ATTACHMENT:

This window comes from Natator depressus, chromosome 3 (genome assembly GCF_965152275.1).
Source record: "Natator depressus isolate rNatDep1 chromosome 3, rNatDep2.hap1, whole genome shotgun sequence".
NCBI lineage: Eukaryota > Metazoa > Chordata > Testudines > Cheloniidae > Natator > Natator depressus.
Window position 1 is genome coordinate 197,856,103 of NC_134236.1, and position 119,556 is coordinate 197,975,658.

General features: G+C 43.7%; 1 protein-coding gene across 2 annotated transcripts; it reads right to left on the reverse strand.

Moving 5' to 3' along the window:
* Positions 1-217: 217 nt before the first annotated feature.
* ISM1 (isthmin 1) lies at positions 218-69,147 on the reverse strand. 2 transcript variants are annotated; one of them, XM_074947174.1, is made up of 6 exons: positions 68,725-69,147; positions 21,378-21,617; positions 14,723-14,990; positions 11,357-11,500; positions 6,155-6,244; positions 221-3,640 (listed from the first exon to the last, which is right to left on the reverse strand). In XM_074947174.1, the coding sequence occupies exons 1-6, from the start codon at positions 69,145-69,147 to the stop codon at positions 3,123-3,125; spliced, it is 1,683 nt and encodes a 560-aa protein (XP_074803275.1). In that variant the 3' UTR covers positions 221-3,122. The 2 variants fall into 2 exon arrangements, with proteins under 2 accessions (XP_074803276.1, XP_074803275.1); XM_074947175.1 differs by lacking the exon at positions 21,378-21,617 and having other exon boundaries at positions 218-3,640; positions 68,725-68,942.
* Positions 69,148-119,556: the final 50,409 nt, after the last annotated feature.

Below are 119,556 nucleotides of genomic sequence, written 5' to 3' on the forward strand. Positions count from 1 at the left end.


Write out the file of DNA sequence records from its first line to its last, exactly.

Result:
This window comes from Natator depressus, chromosome 3 (genome assembly GCF_965152275.1).
Source record: "Natator depressus isolate rNatDep1 chromosome 3, rNatDep2.hap1, whole genome shotgun sequence".
NCBI lineage: Eukaryota > Metazoa > Chordata > Testudines > Cheloniidae > Natator > Natator depressus.
Window position 1 is genome coordinate 197,856,103 of NC_134236.1, and position 119,556 is coordinate 197,975,658.

General features: G+C 43.7%; 1 protein-coding gene across 2 annotated transcripts; it reads right to left on the reverse strand.

Moving 5' to 3' along the window:
* Positions 1-217: 217 nt before the first annotated feature.
* ISM1 (isthmin 1) lies at positions 218-69,147 on the reverse strand. 2 transcript variants are annotated; one of them, XM_074947174.1, is made up of 6 exons: positions 68,725-69,147; positions 21,378-21,617; positions 14,723-14,990; positions 11,357-11,500; positions 6,155-6,244; positions 221-3,640 (listed from the first exon to the last, which is right to left on the reverse strand). In XM_074947174.1, the coding sequence occupies exons 1-6, from the start codon at positions 69,145-69,147 to the stop codon at positions 3,123-3,125; spliced, it is 1,683 nt and encodes a 560-aa protein (XP_074803275.1). In that variant the 3' UTR covers positions 221-3,122. The 2 variants fall into 2 exon arrangements, with proteins under 2 accessions (XP_074803276.1, XP_074803275.1); XM_074947175.1 differs by lacking the exon at positions 21,378-21,617 and having other exon boundaries at positions 218-3,640; positions 68,725-68,942.
* Positions 69,148-119,556: the final 50,409 nt, after the last annotated feature.

Below are 119,556 nucleotides of genomic sequence, written 5' to 3' on the forward strand. Positions count from 1 at the left end.